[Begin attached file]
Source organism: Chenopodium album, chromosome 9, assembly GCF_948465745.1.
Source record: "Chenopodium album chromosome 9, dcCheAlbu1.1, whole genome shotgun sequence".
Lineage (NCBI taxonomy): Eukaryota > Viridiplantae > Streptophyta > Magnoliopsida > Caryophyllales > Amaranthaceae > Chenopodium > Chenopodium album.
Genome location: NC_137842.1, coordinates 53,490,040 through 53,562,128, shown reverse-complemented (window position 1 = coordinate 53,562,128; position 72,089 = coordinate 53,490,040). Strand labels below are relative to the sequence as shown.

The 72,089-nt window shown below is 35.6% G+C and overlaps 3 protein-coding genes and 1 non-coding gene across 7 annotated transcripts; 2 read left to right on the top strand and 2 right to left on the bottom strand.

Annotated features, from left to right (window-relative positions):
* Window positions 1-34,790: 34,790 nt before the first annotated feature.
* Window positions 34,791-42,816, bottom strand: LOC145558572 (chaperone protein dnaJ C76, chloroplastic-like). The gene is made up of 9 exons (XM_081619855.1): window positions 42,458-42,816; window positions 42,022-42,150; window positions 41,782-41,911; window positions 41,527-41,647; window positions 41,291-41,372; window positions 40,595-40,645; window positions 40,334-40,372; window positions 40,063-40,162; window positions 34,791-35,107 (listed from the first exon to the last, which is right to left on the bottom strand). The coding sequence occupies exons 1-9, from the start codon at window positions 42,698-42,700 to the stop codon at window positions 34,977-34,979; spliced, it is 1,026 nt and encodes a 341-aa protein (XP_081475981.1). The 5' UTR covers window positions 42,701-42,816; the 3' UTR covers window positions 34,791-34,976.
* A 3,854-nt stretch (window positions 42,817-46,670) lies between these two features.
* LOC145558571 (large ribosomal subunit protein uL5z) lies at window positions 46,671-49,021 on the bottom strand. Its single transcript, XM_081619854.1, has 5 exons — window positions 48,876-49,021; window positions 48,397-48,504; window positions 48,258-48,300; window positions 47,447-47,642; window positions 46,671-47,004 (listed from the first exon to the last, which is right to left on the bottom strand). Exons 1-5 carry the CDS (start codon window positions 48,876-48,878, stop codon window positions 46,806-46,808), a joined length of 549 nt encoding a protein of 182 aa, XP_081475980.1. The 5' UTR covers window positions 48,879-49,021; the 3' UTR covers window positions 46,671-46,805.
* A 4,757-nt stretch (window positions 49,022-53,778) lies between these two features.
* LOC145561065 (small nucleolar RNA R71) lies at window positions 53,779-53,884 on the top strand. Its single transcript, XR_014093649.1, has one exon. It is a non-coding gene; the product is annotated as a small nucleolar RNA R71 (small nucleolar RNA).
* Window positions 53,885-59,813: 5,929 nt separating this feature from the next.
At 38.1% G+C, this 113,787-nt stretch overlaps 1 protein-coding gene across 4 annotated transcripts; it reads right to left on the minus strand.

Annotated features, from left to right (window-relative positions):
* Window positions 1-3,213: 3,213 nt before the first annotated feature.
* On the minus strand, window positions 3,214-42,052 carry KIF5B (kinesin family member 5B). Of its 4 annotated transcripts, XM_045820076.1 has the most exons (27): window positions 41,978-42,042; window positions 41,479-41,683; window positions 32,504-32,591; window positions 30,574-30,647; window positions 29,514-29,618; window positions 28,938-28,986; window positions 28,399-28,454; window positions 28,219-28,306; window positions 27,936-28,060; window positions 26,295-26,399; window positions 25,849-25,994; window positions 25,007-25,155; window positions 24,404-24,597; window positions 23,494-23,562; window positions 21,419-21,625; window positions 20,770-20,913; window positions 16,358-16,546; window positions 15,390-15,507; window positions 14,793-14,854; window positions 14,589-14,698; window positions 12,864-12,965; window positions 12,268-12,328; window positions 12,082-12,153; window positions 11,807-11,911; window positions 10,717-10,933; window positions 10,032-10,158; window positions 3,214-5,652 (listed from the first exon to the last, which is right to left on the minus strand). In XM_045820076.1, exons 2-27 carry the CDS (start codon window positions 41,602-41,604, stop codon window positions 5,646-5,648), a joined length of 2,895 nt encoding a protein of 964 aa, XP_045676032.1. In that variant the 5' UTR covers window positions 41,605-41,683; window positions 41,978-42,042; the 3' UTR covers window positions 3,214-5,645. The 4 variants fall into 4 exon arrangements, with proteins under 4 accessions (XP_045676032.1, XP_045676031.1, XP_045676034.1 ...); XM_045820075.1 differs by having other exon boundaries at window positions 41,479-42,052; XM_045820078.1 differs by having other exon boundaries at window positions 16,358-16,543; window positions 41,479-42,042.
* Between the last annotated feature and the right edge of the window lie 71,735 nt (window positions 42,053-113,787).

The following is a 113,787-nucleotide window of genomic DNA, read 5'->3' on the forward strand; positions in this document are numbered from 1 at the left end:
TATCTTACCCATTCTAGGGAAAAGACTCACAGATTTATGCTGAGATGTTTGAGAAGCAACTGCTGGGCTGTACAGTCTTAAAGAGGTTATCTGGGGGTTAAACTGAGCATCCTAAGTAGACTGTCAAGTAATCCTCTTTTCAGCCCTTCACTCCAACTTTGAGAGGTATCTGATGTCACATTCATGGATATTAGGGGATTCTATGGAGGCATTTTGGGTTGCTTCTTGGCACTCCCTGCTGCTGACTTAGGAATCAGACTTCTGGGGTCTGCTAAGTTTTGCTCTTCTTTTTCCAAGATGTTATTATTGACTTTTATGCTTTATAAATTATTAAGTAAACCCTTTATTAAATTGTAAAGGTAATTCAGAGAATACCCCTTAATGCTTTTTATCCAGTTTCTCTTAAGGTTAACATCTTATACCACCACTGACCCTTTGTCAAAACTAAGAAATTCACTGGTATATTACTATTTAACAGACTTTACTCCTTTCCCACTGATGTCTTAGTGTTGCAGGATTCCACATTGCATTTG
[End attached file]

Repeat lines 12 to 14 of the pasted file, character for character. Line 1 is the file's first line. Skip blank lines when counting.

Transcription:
* LOC145561065 (small nucleolar RNA R71) lies at window positions 53,779-53,884 on the top strand. Its single transcript, XR_014093649.1, has one exon. It is a non-coding gene; the product is annotated as a small nucleolar RNA R71 (small nucleolar RNA).
* Window positions 53,885-59,813: 5,929 nt separating this feature from the next.
At 38.1% G+C, this 113,787-nt stretch overlaps 1 protein-coding gene across 4 annotated transcripts; it reads right to left on the minus strand.